(CNN) -- Jurors who convicted a man of three murders in a 2007 Connecticut home invasion and recommended he be put to death for his crimes said Tuesday that serving on the case changed their lives -- and took an emotional and sometimes physical toll.
"This has strengthened my faith," Paula Calzetta told In Session on the truTV network. "We all came together. It was amazing, how it worked out, and we came to the right decision. I know that this is, for me, God's plan, and I think I'm honored to be a part of that."
Jurors recommended Monday that Steven Hayes, 47, should die for his role in the 2007 invasion of a home in Cheshire, Connecticut, that left Jennifer Hawke-Petit, 48, dead along with her daughters, 17-year-old Hayley Petit and 11-year-old Michaela Petit. They earlier convicted Hayes on a list of charges, including murder, capital murder and kidnapping.
Prosecutors alleged Hayes and co-defendant Joshua Komisarjevsky invaded the home of Dr. William Petit on July 23, 2007, beat and tied up Petit, raped and strangled Hawke-Petit, molested one of their daughters and set the house on fire before attempting to flee. The two daughters, who had been tied to their beds, died of smoke inhalation.
Hayes also forced Hawke-Petit to go to a bank and withdraw $15,000 from an account after finding evidence the account held between $20,000 and $30,000, authorities said. Komisarjevsky is to be tried separately later.
Cindy Hawke-Renn, Hawke-Petit's sister, said Tuesday she does not believe closure can ever exist in a case like this.
"I think justice has been served, but I don't know that there truly is anything just, when something like this happens," she said.
The brutality of the case sent shock waves through Connecticut and beyond. Calzetta and juror Maico Cardona said they were haunted by pictures they viewed -- especially pictures of the Petit daughters.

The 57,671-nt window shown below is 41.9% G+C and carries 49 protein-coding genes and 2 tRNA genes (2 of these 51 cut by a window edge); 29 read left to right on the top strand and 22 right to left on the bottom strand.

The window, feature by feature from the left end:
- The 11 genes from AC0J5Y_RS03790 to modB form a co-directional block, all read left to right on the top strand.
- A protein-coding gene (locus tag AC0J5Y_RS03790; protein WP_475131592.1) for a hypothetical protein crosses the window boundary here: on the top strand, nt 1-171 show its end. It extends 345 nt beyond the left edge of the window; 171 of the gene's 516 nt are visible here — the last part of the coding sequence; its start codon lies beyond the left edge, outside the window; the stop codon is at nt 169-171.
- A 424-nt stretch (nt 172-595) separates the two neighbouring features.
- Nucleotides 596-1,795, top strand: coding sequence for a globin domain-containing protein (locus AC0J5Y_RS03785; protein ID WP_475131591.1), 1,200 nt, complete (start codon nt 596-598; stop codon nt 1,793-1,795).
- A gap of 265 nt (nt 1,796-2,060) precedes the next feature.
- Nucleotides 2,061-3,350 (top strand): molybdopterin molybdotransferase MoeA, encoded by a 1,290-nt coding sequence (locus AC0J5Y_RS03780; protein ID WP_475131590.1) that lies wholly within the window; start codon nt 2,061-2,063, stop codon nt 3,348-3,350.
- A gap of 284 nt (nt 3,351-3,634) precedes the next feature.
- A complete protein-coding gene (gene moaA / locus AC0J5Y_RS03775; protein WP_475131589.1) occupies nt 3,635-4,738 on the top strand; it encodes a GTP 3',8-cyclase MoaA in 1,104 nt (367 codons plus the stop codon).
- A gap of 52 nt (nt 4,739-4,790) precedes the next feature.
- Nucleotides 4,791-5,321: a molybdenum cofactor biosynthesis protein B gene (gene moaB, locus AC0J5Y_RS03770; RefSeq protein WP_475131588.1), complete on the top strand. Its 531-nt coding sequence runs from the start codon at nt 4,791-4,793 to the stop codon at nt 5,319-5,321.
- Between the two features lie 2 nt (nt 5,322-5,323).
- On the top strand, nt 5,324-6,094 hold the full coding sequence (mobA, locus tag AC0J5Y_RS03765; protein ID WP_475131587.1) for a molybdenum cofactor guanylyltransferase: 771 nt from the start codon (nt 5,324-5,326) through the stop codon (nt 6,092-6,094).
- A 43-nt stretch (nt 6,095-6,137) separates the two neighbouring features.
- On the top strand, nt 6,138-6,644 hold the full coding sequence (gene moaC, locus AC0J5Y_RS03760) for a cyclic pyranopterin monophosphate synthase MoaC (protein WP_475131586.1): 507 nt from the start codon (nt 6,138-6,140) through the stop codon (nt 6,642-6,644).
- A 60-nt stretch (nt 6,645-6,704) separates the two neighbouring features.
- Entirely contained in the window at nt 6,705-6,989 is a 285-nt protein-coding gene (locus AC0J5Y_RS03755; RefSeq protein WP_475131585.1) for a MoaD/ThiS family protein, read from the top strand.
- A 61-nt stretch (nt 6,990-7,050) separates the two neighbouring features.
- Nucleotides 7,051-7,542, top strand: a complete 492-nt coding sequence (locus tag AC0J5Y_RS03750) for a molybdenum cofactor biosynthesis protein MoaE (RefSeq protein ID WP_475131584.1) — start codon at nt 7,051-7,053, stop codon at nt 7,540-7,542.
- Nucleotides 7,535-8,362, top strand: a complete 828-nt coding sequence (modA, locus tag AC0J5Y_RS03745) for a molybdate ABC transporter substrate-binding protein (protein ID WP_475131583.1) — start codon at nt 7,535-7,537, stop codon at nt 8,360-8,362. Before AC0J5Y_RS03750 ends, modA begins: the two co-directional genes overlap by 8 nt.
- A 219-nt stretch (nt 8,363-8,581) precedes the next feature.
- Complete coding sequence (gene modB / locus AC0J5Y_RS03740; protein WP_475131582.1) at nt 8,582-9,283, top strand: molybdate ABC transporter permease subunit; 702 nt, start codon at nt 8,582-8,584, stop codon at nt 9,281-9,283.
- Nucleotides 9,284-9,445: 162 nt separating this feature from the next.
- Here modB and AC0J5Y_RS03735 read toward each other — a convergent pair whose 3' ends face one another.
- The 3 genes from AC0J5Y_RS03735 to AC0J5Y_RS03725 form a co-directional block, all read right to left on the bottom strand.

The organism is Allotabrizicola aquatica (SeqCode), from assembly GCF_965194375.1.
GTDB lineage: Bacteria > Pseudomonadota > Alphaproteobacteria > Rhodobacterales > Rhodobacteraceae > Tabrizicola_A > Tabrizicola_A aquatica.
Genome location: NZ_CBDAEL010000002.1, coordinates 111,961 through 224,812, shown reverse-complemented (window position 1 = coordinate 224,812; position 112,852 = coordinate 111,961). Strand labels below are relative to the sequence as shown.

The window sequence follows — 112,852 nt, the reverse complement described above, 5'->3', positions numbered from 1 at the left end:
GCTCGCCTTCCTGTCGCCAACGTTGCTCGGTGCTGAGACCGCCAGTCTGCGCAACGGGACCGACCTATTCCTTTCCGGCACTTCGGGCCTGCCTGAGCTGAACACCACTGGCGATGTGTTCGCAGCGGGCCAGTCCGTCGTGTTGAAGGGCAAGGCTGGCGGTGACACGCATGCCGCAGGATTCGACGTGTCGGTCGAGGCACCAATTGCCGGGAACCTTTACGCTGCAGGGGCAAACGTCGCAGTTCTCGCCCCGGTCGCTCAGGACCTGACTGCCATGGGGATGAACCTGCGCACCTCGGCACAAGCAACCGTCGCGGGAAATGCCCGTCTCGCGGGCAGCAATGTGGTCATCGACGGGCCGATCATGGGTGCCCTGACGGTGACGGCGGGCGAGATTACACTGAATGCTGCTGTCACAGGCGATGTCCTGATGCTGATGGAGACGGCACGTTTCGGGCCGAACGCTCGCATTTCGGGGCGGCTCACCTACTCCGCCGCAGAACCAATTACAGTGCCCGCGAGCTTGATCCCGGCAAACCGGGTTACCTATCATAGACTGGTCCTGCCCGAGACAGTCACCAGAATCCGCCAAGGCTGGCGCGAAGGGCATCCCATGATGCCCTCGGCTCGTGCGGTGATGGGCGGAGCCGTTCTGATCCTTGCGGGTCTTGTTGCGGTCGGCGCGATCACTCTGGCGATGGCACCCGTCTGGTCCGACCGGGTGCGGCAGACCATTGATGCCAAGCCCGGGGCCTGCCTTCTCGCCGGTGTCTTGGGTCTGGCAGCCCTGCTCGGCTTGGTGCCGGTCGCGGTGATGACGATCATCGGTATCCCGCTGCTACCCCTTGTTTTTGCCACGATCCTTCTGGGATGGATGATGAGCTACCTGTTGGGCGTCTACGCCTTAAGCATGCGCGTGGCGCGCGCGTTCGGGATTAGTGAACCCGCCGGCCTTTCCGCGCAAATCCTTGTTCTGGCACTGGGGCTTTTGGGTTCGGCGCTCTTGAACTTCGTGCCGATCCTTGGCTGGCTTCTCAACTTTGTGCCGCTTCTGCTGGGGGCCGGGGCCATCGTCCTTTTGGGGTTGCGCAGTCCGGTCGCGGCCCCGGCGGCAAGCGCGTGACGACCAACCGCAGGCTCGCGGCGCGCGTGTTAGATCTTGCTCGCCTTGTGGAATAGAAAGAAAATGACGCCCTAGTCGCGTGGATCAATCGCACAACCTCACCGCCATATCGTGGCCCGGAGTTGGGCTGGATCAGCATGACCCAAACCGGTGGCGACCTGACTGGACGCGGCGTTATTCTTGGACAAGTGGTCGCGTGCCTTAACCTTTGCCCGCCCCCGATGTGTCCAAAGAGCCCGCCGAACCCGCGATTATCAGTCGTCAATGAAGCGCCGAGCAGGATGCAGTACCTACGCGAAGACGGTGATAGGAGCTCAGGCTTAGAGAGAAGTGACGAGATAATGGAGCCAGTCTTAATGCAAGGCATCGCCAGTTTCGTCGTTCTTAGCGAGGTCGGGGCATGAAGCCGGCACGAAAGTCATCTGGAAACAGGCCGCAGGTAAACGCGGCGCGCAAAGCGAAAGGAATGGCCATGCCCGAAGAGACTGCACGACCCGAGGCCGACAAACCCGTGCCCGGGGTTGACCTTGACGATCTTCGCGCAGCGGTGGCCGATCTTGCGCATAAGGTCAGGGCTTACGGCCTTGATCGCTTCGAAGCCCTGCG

"I have a 10-year-old daughter at home," Cardona said. "... Michaela was the one factor, for me, that I could not get over." He said he was plagued by a recurring nightmare in which an 11-year-old girl was "screaming for my help, and I'm not able to help her."
"That is burned in my memory, those pictures of those girls," Calzetta said.
She said during the trial, "I thought I was doing really well. And we gave our guilty verdict, and I went home and just collapsed. I was sick for a week and a half." She said she focused on taking care of herself during the penalty phase. "It takes a toll on your body you don't even realize," she said.
Both jurors said it was hard not being able to talk about the case with their families or even each other during the trial. And they said they were struck by the fact that Hayes remained stoic and showed no remorse.
"He's an empty shell ... hollow eyes and an empty shell," Calzetta said. But she said she was able to view Hayes more as a human being after his defense attorneys moved him closer to the jury. "That really affected me," she said. "I had never seen him that close."
Both said the jury took the case and their responsibility very seriously. But both maintained that Hayes should never again walk free.
Cardona said it was important to him that Hayes receive the death penalty because "I knew that he would be in a cell by himself, secluded ... that's what he hated." If jurors had recommended Hayes be sentenced to life without the possibility of parole, "he would have been in general population," Cardona said. "That's what he liked. That's what he was used to."
A third juror, Diane Keim, said: "If he had life in prison, that would be going home for him."
Hayes has been in and out of the criminal justice system since he was 17 years old for a laundry-list of offenses.
Cardona said he had difficulty viewing Hayes as a person and not just a perpetrator, but maintained that everyone deserves a fair trial -- and that Hayes got one.